Lion’s Den, a bar downtown popular for hosting formals, has canceled all formals for the rest of the semester — and will likely not hold any more in the future.
According to owner Chris Rosengrant, the bar had “definitely over 20” formals scheduled for this semester before deciding to cancel them all.
Rosengrant made the decision after the Pennsylvania Bureau of Liquor Control Enforcement showed up at the first formal.
“Liquor control showed up for the first formal, and there are very particular regulations when it comes to doing [a formal],” Rosengrant said.
This occurrence further informed him about the proper rules for holding events at a bar with minors, something that Rosengrant does not take lightly.
“I would get my liquor license taken away if I do not follow the rules,” Rosengrant said.
The rules surrounding bars holding formals are highly particular, even with the alcohol being locked up and not served.
The bar owner has to give a 48 hours’ notice to the Bureau of Liquor Control Enforcement, informing them of the event taking place.
Section 413-149 from Pennsylvania law states minors under proper supervision need an adult. The adult must be at least 25 years of age, one adult supervising per 5 minors. The adult can only supervise during the event.
If there were 100 minors at a formal, 20 supervisors would need to attend the event.
This policy has not been as strongly enforced in the past, but Rosengrant said he understands the bureau is becoming tighter on these rules, and he has complied with everything it has asked.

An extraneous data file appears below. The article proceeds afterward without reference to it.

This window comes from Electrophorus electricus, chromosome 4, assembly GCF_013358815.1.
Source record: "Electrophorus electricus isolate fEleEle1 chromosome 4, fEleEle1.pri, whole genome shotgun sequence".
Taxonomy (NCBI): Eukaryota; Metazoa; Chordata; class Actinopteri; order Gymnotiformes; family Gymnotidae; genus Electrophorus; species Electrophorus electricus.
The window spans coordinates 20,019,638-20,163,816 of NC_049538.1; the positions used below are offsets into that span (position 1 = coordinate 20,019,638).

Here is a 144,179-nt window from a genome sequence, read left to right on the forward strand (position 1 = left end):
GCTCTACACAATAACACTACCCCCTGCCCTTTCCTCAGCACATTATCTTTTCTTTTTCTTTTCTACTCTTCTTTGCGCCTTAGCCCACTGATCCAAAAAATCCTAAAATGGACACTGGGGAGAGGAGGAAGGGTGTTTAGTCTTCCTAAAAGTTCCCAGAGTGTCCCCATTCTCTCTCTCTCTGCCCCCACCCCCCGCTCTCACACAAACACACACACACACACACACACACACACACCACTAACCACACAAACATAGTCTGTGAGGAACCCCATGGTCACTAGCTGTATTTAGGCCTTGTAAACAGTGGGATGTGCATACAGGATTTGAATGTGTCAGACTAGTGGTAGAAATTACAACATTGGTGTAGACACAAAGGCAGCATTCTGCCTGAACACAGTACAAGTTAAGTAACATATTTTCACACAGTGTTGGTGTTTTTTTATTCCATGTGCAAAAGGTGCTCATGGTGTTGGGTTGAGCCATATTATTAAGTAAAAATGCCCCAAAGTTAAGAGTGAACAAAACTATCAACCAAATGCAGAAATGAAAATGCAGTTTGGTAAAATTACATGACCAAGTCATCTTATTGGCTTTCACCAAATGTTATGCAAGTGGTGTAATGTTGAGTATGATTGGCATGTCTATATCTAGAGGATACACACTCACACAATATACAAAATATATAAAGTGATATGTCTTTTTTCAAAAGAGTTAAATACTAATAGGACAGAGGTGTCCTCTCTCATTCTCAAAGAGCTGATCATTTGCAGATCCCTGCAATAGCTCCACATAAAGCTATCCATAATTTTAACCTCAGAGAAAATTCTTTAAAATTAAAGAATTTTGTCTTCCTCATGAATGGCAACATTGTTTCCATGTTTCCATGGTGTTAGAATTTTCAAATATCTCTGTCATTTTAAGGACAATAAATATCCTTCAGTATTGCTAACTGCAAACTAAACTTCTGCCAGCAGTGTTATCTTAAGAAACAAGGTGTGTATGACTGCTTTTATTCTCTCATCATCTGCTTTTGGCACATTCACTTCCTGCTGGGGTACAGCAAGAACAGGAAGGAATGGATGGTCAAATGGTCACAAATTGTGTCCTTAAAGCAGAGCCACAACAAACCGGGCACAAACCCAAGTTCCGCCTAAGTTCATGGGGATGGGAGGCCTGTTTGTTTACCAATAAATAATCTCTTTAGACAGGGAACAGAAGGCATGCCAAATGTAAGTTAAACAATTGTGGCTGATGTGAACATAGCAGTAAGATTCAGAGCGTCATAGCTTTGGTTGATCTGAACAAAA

Another liability about hosting formals with minors are the “pregames” that normally happen beforehand, which is up to the organization and does not have to do with the bar.
In a hypothetical situation, if the bureau showed up to a formal and breathalyzed a minor who did not pass, the bar and student would be in trouble, regardless of where the student consumed alcohol.
“I do not want to put people or the business in a bad position, that is not something that I want and legally my hands are tied,” he said.
According to Rosengrant, formals started at bars about five years ago in order to maintain more order and have the events be more controlled.
Rosengrant began hosting formals because he wanted to give organizations a place to host them without spending too much money.
“We were not doing these for the money, even though there is a slight financial gain for it,” Rosengrant said.
Even though Rosengrant said he enjoyed letting organizations have a safe place to come enjoy their formals, it is legally too risky for his business and he would not want to cross a line with the Bureau of Liquor Control Enforcement.
“When underage people are in an unsupervised environment, more problems can happen,” Rosengrant said.
CORRECTION: A previous version of this article misidentified the Bureau of Liquor Control Enforcement as the Liquor Control Board. The Daily Collegian apologizes for this error.